HIS frequent glances at his wristwatch and the drumming of his right fingers on the steering wheel, betrayed Kunle Adelana’s impatience. He had been trapped in the snarling gridlock, just after Mile Two Bus Stop in Lagos for the past two hours. He was already late for his appointment in the Liverpool area of Apapa, barely four kilometres ahead, and his hope for any reprieve was nowhere in sight.
Missing the important appointment would give his competitors an edge, that may see him kiss a contract worth over N10 million goodbye. And that is what the traffic jam, for which the Oshodi-Mile 2-Apapa Expressway has earned a bad name, was about to lead to.
With the benefit of hindsight, Adelana, a software engineer, had left his Okota, Isolo home as early as 6.30am, hoping to, at worst, be with his customers by 8.30am at the least, a clear 30 minutes before his appointment scheduled for 9am. But there he was, three hours later, still trapped in the hold-up, with no knowledge of when it would ease up.
As in the past, the poor state of the road, pockmarked by potholes, with large sections completely eaten up by flood and the ubiquitous petroleum products haulage trucks and tankers, were to blame for the hold-up.
The tankers have been drawn to the route, like bees to honey, by the petroleum-products tank farms, while the ports attract the trucks with their containers, many of them from the farthest cities up north.
The presence of hundreds of container-carrying trailers has not helped matters either. It was one of such containers that almost cost a pregnant woman, Mrs. Uche Ibekwe, her life.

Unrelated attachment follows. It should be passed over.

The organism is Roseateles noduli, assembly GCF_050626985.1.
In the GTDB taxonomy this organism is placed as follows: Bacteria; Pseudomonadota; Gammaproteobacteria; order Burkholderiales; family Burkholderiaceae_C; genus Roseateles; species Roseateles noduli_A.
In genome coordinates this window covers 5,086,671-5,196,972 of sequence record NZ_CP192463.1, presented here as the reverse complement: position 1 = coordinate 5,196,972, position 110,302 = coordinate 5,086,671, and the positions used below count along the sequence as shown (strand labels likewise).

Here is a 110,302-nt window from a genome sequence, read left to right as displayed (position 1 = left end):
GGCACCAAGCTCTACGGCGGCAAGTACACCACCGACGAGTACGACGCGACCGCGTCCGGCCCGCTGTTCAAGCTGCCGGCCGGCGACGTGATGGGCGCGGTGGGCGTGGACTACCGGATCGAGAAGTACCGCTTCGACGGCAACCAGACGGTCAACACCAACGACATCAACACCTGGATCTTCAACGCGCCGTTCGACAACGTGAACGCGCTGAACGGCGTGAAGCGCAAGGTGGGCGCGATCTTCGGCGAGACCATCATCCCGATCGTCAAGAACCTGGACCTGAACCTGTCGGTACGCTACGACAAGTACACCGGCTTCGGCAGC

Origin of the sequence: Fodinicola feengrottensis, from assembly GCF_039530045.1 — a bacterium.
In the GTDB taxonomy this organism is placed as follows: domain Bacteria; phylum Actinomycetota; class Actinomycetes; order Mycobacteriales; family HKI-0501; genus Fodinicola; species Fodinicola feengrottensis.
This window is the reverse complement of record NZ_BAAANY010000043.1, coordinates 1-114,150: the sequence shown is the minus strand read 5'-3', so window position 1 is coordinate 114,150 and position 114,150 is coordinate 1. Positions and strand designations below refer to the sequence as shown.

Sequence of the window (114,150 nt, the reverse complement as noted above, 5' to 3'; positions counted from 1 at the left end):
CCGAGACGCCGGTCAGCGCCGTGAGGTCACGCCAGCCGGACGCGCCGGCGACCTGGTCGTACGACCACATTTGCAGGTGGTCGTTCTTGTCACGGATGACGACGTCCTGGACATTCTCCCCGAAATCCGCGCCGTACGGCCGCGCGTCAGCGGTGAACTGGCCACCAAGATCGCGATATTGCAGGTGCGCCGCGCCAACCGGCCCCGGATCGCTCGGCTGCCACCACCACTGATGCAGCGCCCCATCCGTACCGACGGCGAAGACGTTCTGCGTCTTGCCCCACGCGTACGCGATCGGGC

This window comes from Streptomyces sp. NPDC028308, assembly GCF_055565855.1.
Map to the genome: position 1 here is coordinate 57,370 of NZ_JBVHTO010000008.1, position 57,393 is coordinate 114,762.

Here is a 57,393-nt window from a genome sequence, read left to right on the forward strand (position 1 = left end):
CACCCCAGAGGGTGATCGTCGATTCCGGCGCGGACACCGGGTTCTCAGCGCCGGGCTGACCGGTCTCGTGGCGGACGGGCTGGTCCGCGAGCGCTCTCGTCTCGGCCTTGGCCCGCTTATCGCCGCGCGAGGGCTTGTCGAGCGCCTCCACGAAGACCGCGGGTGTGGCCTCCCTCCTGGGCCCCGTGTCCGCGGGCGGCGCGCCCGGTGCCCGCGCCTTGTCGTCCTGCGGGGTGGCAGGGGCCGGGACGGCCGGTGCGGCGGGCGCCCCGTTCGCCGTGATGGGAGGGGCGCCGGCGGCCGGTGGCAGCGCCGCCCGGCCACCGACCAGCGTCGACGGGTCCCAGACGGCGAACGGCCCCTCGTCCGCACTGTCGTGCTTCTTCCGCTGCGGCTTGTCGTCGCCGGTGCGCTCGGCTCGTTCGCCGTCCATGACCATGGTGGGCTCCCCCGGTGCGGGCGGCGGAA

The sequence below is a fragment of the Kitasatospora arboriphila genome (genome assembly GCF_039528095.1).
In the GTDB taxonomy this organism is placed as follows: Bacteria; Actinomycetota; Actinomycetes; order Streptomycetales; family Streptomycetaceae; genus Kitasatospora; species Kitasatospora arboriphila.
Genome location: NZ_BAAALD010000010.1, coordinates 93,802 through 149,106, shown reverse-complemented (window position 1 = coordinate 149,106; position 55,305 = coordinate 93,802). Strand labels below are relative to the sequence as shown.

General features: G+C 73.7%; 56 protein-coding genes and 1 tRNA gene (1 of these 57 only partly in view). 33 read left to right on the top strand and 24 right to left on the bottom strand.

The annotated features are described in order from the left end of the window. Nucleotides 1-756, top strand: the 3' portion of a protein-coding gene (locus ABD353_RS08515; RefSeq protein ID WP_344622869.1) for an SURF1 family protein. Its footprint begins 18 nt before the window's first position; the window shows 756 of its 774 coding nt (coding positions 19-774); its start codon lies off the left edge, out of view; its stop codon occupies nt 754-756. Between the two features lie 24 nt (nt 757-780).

She had boarded a bus at Mazamaza bus stop, on the Mile Two –Badagry Expressway to Apapa, when just after the Trinity Bus Stop, a 20-feet container fell off a truck and nearly crushed the passenger bus she had boarded.
Weeks after, she still marvelled: “I still do not know how we escaped death because two years ago, a woman I knew was crushed when a container slipped off a truck negotiating a bad section of the road near Coconut Bus Stop and fell on her.”
These have been the recurring sad stories emerging from the Apapa/Oshodi Expressway, a major access road to the Tin Can Island Port and the Lagos Port Complex, two of the busiest ports in the country, located at Apapa. Both are believed to be handling more than 70 per cent of cargoes coming into the country and are obviously going through very difficult times.
The Apapa Port, otherwise known as the Lagos Port Complex (LPC), is the Nigeria’s premier and major port. Its history dates back to 1914, when the defunct Customs Wharf on the Lagos Island came into existence.
But the development of the Apapa Port site began in June 1921, with the first four deep-water berths, with a total quay length of 548.64 metres. By 1956, a total quay length of 762 metres was completed to project cargo to 1.5 million tones.
Between 1956 and 1961, six berths with a total quay length of 943 metres were added. Today, the port complex, covering about 200 hectares of land, has two berths for handling dry bulk cargo, 19 general cargo berths: six for containers and one for RORO (Roll-on-Roll-off) operations. In addition, the port has two inner harbour berths for discharging and loading of refined petroleum products.
The oil boom experienced in Nigeria in the mid-70s, coupled with post-civil war reconstruction needs, gave rise to an astronomical increase in the volume of imports. The government then saw the need to build an additional port to cope with the high volume of import and export congestion of the existing ports.
In 1976, the construction of the new port started in a hitherto desolate swamp island, where tins and cans were dumped. The new port way constructed by Julius Berger Nigeria Ltd, within a time frame of 16 months, at a cost of about N200 million. It was commissioned on October 14, 1977 and christened Tin-Can Island Port.
Many of the road users, mostly port operators, said the poor state of and congestion on the road, which almost cost Ibekwe her life, and Adelana , a multi-million naira deal, should be blamed on the federal government, which, they alleged, had so far refused to decentralize the tank farms and check the excesses of the tanker drivers, who operate under the aegis of the National Union of Petroleum and Natural Gas Workers (NUPENG).